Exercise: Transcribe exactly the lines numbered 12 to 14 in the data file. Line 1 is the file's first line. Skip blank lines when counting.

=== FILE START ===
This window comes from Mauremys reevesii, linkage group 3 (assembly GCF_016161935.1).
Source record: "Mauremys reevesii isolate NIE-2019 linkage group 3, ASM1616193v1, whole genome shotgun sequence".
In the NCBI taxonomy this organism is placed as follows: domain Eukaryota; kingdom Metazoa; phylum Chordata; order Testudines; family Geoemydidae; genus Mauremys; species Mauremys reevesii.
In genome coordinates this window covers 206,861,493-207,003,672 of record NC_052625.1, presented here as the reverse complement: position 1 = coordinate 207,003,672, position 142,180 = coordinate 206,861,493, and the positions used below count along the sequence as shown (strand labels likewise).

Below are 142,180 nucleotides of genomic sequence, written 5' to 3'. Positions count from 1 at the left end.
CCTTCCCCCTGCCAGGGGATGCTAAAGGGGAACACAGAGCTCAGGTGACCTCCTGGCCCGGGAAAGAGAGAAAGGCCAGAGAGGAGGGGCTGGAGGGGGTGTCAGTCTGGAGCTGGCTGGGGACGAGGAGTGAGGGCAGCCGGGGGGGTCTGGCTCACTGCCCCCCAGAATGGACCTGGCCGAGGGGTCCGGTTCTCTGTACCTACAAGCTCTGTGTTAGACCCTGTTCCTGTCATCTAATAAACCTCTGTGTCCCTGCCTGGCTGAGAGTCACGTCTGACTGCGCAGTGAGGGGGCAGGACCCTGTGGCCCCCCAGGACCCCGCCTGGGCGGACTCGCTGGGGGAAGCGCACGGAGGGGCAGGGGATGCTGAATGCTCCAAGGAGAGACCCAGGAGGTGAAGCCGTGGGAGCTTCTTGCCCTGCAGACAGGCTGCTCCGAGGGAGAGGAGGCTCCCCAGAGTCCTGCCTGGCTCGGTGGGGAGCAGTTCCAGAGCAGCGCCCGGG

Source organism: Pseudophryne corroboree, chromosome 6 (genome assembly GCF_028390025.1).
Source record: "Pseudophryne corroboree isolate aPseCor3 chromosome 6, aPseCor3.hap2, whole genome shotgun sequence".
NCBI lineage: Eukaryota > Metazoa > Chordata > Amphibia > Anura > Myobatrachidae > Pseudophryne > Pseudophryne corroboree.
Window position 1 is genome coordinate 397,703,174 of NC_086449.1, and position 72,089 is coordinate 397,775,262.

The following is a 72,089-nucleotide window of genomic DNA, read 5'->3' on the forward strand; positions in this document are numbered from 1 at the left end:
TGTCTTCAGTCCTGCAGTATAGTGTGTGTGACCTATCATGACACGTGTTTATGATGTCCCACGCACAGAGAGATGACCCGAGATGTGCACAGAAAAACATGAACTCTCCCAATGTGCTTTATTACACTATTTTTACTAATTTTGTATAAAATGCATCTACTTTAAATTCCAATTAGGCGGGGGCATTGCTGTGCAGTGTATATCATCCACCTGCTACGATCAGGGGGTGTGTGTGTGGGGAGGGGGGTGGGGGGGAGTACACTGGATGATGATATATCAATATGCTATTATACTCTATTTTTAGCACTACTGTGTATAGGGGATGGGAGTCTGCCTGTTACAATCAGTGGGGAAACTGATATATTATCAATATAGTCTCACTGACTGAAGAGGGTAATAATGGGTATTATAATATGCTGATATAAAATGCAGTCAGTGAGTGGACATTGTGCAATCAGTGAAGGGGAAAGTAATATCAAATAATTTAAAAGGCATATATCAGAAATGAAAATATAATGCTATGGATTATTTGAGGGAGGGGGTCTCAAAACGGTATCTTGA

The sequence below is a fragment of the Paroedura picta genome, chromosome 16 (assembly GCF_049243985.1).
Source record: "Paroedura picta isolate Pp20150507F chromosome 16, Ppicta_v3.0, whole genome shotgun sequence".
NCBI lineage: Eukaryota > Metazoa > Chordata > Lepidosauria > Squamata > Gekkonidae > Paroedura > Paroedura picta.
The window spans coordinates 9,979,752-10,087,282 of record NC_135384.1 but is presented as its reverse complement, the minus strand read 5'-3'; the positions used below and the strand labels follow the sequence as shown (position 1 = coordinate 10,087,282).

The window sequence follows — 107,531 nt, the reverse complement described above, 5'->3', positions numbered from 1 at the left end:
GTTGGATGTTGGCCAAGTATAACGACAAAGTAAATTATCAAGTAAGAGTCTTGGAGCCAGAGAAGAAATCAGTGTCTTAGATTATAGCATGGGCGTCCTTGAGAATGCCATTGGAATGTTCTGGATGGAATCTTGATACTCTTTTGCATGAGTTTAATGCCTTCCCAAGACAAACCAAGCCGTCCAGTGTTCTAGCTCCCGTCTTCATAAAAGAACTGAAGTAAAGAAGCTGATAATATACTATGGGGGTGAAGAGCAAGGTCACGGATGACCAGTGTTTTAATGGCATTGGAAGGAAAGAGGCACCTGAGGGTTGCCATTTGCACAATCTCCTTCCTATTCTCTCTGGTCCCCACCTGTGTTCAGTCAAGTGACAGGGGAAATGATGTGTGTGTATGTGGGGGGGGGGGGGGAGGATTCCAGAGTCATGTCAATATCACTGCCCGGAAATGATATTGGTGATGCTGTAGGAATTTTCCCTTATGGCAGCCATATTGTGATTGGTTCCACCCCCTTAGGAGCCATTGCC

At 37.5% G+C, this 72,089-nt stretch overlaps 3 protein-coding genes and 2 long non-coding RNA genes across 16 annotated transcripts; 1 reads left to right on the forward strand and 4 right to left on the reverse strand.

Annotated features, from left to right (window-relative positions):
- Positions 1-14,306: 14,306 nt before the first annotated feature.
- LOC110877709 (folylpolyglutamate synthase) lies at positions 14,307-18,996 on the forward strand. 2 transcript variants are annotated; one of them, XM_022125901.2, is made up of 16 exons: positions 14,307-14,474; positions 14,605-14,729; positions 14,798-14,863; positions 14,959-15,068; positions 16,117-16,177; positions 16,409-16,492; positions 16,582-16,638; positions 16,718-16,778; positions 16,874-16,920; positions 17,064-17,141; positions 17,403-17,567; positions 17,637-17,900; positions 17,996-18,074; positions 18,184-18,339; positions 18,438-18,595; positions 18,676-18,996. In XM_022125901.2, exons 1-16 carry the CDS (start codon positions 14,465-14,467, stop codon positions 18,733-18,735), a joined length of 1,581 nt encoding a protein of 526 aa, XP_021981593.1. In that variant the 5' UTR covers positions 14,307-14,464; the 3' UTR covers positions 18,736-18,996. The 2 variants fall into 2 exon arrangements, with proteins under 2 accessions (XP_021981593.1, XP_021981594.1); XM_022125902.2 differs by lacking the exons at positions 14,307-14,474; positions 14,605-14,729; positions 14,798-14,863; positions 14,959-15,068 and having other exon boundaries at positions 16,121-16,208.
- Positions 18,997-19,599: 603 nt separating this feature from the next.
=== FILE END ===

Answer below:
TGTCTTCAGTCCTGCAGTATAGTGTGTGTGACCTATCATGACACGTGTTTATGATGTCCCACGCACAGAGAGATGACCCGAGATGTGCACAGAAAAACATGAACTCTCCCAATGTGCTTTATTACACTATTTTTACTAATTTTGTATAAAATGCATCTACTTTAAATTCCAATTAGGCGGGGGCATTGCTGTGCAGTGTATATCATCCACCTGCTACGATCAGGGGGTGTGTGTGTGGGGAGGGGGGTGGGGGGGAGTACACTGGATGATGATATATCAATATGCTATTATACTCTATTTTTAGCACTACTGTGTATAGGGGATGGGAGTCTGCCTGTTACAATCAGTGGGGAAACTGATATATTATCAATATAGTCTCACTGACTGAAGAGGGTAATAATGGGTATTATAATATGCTGATATAAAATGCAGTCAGTGAGTGGACATTGTGCAATCAGTGAAGGGGAAAGTAATATCAAATAATTTAAAAGGCATATATCAGAAATGAAAATATAATGCTATGGATTATTTGAGGGAGGGGGTCTCAAAACGGTATCTTGA

The sequence below is a fragment of the Paroedura picta genome, chromosome 16 (assembly GCF_049243985.1).
Source record: "Paroedura picta isolate Pp20150507F chromosome 16, Ppicta_v3.0, whole genome shotgun sequence".